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Questions over Church of England celibacy vows for gay clergy

Sun 18 Dec 2016
By Aaron James

It's being claimed the Church of England is considering removing the need for gay clergy to make a formal vow of celibacy.

According to the Mail on Sunday the idea was formulated by bishops and will be discussed by the Church of England's General Synod next month.

Since 2005 gay clergy wanting to enter civil partnerships have had to vow to they will remain celibate. This is worded in canon law as being "willing to give assurances to his or her bishop that the relationship is consistent with Church teaching".

Clergy wishing to become bishops must make similar promises to their archbishop.

An un-named source, identified as a 'senior conservative', told the paper: "This is a slippery slope.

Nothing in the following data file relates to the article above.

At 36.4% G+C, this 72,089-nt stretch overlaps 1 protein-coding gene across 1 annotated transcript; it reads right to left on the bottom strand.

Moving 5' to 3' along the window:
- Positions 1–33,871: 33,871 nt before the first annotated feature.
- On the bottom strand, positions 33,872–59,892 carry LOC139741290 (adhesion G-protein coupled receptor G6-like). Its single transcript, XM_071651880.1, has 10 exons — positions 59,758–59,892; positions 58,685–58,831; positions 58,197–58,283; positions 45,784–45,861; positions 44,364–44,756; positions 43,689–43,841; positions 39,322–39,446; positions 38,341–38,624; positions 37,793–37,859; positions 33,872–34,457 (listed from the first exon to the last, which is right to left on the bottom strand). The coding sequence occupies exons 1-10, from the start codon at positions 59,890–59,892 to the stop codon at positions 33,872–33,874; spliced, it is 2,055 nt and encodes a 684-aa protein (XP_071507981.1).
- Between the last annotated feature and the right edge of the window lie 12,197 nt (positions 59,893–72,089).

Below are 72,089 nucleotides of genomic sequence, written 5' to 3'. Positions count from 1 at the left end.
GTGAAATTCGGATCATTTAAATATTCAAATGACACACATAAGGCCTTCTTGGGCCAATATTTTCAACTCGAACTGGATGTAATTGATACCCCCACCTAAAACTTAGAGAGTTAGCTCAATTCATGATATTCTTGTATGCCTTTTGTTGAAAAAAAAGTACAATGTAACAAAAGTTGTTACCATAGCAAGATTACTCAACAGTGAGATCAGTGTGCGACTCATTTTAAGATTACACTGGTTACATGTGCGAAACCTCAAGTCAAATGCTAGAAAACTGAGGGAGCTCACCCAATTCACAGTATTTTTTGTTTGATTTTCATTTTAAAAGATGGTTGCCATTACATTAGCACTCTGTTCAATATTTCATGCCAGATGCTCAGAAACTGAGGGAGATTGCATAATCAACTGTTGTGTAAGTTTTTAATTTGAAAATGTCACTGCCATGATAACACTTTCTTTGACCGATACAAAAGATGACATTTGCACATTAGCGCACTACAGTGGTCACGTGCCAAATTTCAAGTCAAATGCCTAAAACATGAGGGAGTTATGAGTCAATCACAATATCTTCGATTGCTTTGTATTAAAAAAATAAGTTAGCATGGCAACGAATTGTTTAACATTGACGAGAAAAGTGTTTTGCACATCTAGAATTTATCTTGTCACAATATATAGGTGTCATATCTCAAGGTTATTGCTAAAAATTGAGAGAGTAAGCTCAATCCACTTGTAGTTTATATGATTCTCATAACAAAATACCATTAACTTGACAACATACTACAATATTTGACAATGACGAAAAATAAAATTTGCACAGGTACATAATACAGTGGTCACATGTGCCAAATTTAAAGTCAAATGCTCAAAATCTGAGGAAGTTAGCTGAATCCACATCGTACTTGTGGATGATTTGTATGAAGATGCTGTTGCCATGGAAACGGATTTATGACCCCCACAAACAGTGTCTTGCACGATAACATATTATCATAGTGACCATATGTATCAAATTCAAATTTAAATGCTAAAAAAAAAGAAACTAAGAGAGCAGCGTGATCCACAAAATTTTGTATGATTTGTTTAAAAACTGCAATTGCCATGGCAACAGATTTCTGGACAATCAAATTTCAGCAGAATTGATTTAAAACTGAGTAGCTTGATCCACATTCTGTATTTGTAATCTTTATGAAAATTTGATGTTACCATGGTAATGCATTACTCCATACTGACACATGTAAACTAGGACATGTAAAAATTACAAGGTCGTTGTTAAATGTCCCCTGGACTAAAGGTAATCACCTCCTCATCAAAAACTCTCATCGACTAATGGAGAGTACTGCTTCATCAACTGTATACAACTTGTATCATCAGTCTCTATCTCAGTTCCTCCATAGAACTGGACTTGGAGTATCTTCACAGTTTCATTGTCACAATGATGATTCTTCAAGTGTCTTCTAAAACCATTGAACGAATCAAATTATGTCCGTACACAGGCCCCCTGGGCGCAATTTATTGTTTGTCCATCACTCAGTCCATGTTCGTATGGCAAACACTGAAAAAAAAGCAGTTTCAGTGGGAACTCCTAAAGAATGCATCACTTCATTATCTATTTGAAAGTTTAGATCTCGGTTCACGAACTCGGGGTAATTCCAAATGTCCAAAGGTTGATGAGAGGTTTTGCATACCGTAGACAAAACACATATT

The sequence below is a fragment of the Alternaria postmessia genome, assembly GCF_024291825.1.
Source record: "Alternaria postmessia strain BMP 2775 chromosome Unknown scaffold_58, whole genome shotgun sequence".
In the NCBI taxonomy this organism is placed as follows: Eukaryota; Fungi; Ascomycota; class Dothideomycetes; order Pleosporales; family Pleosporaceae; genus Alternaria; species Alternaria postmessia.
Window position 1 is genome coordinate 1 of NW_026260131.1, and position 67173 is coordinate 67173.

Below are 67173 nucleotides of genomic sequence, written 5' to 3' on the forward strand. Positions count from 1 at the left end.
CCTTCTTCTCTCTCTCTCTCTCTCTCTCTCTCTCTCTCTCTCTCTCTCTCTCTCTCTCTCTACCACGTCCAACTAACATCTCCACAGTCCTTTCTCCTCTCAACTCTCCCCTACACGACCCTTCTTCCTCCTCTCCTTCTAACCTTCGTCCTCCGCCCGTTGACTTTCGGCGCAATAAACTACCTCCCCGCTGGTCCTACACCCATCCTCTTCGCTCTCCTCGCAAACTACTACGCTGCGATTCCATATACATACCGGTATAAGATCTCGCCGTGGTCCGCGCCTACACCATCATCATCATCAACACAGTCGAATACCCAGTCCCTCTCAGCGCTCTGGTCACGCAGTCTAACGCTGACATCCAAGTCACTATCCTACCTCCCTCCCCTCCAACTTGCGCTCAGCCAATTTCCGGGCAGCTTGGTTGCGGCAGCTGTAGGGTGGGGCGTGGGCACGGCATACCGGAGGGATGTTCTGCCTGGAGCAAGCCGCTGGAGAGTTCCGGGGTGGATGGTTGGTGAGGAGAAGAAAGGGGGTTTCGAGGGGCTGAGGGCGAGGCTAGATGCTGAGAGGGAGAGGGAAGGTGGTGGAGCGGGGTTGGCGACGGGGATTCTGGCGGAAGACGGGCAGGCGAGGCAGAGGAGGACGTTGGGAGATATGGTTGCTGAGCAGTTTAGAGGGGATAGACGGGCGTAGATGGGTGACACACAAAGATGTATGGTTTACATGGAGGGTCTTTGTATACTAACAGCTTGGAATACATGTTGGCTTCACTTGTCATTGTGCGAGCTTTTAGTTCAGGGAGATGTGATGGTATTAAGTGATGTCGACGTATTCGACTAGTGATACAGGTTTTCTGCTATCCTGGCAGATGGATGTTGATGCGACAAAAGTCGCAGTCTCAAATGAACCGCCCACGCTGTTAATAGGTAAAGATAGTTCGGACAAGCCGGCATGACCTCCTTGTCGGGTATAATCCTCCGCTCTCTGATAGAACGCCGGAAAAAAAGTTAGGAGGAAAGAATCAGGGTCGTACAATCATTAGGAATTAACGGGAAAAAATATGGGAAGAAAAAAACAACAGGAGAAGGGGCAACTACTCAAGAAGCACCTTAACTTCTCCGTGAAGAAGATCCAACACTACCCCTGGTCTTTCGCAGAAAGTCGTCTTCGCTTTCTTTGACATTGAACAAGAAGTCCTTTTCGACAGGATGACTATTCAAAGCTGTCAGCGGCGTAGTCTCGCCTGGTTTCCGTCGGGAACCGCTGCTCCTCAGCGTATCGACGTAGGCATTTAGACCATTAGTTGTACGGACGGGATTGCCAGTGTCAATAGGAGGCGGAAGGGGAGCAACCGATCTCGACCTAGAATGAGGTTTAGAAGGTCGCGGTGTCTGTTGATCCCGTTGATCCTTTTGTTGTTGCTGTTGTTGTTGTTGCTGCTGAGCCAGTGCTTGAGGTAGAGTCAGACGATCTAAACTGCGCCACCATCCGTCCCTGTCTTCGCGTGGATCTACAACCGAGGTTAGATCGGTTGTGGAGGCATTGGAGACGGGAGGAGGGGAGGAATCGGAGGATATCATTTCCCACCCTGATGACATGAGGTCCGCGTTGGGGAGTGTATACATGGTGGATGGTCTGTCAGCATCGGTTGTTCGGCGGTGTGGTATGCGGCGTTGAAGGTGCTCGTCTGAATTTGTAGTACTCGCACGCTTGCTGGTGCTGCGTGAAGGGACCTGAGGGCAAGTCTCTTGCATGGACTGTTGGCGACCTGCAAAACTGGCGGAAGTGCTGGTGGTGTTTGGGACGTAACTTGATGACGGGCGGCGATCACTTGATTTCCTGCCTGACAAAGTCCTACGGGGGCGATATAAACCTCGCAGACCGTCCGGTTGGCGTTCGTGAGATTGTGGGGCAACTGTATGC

"It will mean that gay clergy will have even less incentive to remain celibate than they do now.

"I fear the next step will be gay marriage."

The worldwide Anglican Communion is divided on the issue of homosexuality. The American Episcopal Church and the Anglican Church of Canada have both permitted gay marriage, while more conservative African and Asian branches remain opposed to it.

Premier's contacted the Church of England for a response to the claims.


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